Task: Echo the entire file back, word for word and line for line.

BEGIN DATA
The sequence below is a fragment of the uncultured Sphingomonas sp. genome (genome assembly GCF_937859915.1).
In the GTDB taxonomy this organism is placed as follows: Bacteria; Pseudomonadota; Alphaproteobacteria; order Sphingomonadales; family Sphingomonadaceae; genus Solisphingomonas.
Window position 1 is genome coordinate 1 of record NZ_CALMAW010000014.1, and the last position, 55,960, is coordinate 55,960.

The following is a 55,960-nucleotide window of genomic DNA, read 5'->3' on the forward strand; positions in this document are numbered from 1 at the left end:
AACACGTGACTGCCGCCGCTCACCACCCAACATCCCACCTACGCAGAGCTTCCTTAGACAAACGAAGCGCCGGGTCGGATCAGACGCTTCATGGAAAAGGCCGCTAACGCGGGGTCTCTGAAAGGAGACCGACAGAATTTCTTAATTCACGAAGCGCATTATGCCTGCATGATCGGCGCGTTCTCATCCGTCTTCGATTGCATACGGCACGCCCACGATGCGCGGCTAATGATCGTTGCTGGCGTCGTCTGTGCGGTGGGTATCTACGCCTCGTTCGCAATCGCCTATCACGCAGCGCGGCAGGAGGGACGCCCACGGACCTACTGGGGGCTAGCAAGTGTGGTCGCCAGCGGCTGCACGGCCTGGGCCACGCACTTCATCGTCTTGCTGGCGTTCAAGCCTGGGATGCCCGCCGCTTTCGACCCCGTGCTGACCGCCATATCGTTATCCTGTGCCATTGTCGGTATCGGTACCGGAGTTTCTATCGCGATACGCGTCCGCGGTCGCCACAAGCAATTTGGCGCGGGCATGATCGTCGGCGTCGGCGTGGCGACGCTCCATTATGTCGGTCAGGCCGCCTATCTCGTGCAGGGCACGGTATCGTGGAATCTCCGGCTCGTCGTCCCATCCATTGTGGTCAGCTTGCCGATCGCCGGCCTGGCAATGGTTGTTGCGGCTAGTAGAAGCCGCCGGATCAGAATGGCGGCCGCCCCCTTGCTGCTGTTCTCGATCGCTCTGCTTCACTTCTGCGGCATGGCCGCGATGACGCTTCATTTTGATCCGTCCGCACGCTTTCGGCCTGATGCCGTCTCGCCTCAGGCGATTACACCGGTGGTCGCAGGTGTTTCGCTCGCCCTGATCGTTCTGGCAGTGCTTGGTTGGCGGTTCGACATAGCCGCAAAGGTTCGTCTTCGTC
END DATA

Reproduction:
The sequence below is a fragment of the uncultured Sphingomonas sp. genome (genome assembly GCF_937859915.1).
In the GTDB taxonomy this organism is placed as follows: Bacteria; Pseudomonadota; Alphaproteobacteria; order Sphingomonadales; family Sphingomonadaceae; genus Solisphingomonas.
Window position 1 is genome coordinate 1 of record NZ_CALMAW010000014.1, and the last position, 55,960, is coordinate 55,960.

The following is a 55,960-nucleotide window of genomic DNA, read 5'->3' on the forward strand; positions in this document are numbered from 1 at the left end:
AACACGTGACTGCCGCCGCTCACCACCCAACATCCCACCTACGCAGAGCTTCCTTAGACAAACGAAGCGCCGGGTCGGATCAGACGCTTCATGGAAAAGGCCGCTAACGCGGGGTCTCTGAAAGGAGACCGACAGAATTTCTTAATTCACGAAGCGCATTATGCCTGCATGATCGGCGCGTTCTCATCCGTCTTCGATTGCATACGGCACGCCCACGATGCGCGGCTAATGATCGTTGCTGGCGTCGTCTGTGCGGTGGGTATCTACGCCTCGTTCGCAATCGCCTATCACGCAGCGCGGCAGGAGGGACGCCCACGGACCTACTGGGGGCTAGCAAGTGTGGTCGCCAGCGGCTGCACGGCCTGGGCCACGCACTTCATCGTCTTGCTGGCGTTCAAGCCTGGGATGCCCGCCGCTTTCGACCCCGTGCTGACCGCCATATCGTTATCCTGTGCCATTGTCGGTATCGGTACCGGAGTTTCTATCGCGATACGCGTCCGCGGTCGCCACAAGCAATTTGGCGCGGGCATGATCGTCGGCGTCGGCGTGGCGACGCTCCATTATGTCGGTCAGGCCGCCTATCTCGTGCAGGGCACGGTATCGTGGAATCTCCGGCTCGTCGTCCCATCCATTGTGGTCAGCTTGCCGATCGCCGGCCTGGCAATGGTTGTTGCGGCTAGTAGAAGCCGCCGGATCAGAATGGCGGCCGCCCCCTTGCTGCTGTTCTCGATCGCTCTGCTTCACTTCTGCGGCATGGCCGCGATGACGCTTCATTTTGATCCGTCCGCACGCTTTCGGCCTGATGCCGTCTCGCCTCAGGCGATTACACCGGTGGTCGCAGGTGTTTCGCTCGCCCTGATCGTTCTGGCAGTGCTTGGTTGGCGGTTCGACATAGCCGCAAAGGTTCGTCTTCGTC